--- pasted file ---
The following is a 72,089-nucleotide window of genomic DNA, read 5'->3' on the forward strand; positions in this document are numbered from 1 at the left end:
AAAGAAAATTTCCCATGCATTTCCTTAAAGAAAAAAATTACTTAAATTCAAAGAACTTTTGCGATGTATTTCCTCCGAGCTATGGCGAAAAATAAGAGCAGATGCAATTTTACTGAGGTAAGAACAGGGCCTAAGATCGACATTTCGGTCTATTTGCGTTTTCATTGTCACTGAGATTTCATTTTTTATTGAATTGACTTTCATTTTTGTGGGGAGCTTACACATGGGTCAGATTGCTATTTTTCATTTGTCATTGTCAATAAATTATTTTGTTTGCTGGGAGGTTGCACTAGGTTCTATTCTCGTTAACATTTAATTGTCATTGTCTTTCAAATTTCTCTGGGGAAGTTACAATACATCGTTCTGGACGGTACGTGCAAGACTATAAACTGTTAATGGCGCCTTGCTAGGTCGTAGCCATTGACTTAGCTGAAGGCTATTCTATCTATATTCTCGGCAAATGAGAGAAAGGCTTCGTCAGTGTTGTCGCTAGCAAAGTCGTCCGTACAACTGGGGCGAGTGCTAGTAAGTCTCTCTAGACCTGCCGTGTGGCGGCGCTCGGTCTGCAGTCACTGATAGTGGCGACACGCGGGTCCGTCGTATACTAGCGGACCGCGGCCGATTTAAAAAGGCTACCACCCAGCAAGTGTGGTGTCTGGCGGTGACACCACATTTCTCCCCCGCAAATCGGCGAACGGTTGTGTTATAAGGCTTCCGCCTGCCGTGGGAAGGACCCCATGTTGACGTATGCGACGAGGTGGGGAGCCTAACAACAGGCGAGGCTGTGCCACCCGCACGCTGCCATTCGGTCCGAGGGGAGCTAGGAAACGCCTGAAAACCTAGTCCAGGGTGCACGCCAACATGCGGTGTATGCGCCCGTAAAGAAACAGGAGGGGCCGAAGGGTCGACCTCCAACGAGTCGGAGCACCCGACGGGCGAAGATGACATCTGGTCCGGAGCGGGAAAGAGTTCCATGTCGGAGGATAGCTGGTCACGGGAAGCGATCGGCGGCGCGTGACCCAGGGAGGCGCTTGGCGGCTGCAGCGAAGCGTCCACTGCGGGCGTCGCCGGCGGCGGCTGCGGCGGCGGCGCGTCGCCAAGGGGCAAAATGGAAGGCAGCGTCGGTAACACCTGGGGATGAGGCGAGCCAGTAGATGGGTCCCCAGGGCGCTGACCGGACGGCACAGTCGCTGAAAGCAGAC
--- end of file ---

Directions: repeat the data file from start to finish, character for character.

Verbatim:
The following is a 72,089-nucleotide window of genomic DNA, read 5'->3' on the forward strand; positions in this document are numbered from 1 at the left end:
AAAGAAAATTTCCCATGCATTTCCTTAAAGAAAAAAATTACTTAAATTCAAAGAACTTTTGCGATGTATTTCCTCCGAGCTATGGCGAAAAATAAGAGCAGATGCAATTTTACTGAGGTAAGAACAGGGCCTAAGATCGACATTTCGGTCTATTTGCGTTTTCATTGTCACTGAGATTTCATTTTTTATTGAATTGACTTTCATTTTTGTGGGGAGCTTACACATGGGTCAGATTGCTATTTTTCATTTGTCATTGTCAATAAATTATTTTGTTTGCTGGGAGGTTGCACTAGGTTCTATTCTCGTTAACATTTAATTGTCATTGTCTTTCAAATTTCTCTGGGGAAGTTACAATACATCGTTCTGGACGGTACGTGCAAGACTATAAACTGTTAATGGCGCCTTGCTAGGTCGTAGCCATTGACTTAGCTGAAGGCTATTCTATCTATATTCTCGGCAAATGAGAGAAAGGCTTCGTCAGTGTTGTCGCTAGCAAAGTCGTCCGTACAACTGGGGCGAGTGCTAGTAAGTCTCTCTAGACCTGCCGTGTGGCGGCGCTCGGTCTGCAGTCACTGATAGTGGCGACACGCGGGTCCGTCGTATACTAGCGGACCGCGGCCGATTTAAAAAGGCTACCACCCAGCAAGTGTGGTGTCTGGCGGTGACACCACATTTCTCCCCCGCAAATCGGCGAACGGTTGTGTTATAAGGCTTCCGCCTGCCGTGGGAAGGACCCCATGTTGACGTATGCGACGAGGTGGGGAGCCTAACAACAGGCGAGGCTGTGCCACCCGCACGCTGCCATTCGGTCCGAGGGGAGCTAGGAAACGCCTGAAAACCTAGTCCAGGGTGCACGCCAACATGCGGTGTATGCGCCCGTAAAGAAACAGGAGGGGCCGAAGGGTCGACCTCCAACGAGTCGGAGCACCCGACGGGCGAAGATGACATCTGGTCCGGAGCGGGAAAGAGTTCCATGTCGGAGGATAGCTGGTCACGGGAAGCGATCGGCGGCGCGTGACCCAGGGAGGCGCTTGGCGGCTGCAGCGAAGCGTCCACTGCGGGCGTCGCCGGCGGCGGCTGCGGCGGCGGCGCGTCGCCAAGGGGCAAAATGGAAGGCAGCGTCGGTAACACCTGGGGATGAGGCGAGCCAGTAGATGGGTCCCCAGGGCGCTGACCGGACGGCACAGTCGCTGAAAGCAGAC